Palate: Very soft arrival, earthy, oak, tannins, slight pepper, grassy, slight zest, once it had some time to open up, the red fruit notes come through, cherries on top.
Finish: Quite a bitter but long finish, oak, walnuts, pinenuts and sultana’s.
It needs some time to open up, but when you give it that, it’s a wonderful whisky.
Nose: Quite a heavy, dense nose. Dark red fruits and liquorice. Some leather notes, showing it’s age. Overripe pears and honey underneath it all, and some acetone. After some time, more vanilla seeps through.
Palate: Quite oaky and somewhat drying. Cherries, plums and dates, as you would expect from 18 years in sherry casks. Otherwise the oak is too strong and drowns out the more subtle notes.
Finish: The oak takes center stage here, some honey too. Medium long
You can smell and taste the age here, but the oak is a tad overpowering.
A more substantial offering in terms of alcohol, but probably less so in age.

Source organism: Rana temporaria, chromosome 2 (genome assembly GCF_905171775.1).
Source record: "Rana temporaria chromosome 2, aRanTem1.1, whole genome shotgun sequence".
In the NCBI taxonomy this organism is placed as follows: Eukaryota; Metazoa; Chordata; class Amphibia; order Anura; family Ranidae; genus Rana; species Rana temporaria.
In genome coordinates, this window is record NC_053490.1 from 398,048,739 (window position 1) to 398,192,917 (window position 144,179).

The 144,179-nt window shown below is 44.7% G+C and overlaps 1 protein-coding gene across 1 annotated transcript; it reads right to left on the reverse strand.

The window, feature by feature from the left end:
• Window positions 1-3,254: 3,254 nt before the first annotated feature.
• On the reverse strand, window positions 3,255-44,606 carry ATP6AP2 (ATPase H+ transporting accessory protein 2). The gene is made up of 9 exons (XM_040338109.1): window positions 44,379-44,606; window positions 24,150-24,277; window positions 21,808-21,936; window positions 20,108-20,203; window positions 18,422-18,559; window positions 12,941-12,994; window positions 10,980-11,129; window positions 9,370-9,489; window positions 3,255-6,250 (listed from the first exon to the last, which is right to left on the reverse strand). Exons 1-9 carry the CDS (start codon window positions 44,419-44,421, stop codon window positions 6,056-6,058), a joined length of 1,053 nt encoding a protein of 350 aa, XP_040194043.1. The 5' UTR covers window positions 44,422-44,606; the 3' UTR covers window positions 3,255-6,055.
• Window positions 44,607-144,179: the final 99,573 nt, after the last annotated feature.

Nose: Mint, brown sugar and freshly made pancakes. But also quite a stingy note, the high ABV is very pronounced here. Some orange zest. Hints of sweetness are quite shy. With water: it somewhat tames the alcohol. More musty notes and furniture polish.
Palate: Pepper at first. Some raisins, chocolate and berries too, again quite sharp. With water: some more malty notes, prunes and leather.
Finish: Medium to long finish with dark chocolate, pecans and espresso.
The high ABV and relatively active casks have trouble hiding the youthfulness of this whisky.
A Glengoyne that’s meant for travel retail, NAS, and that has been finished in Pedro-Ximénez casks. I must admit I’m not too excited by that, let’s have a closer look.
Nose: A very sweet nose, much more so than the other Glengoyne’s I’ve tried so far. Candy sweets and cough sirup. The typical apple, honey and vanilla is there too. I’m getting a green note too, broccoli! That’s new. Some strawberry as well.
Palate: Quite sweet once again with cherries leading the charge. Also some milk chocolate, parsley and liquorice.
Finish: A medium long finish here with poached pears and coffee
I liked this much more than anticipated. The whisky is quite young but the active PX-casks did enough to alleviate this.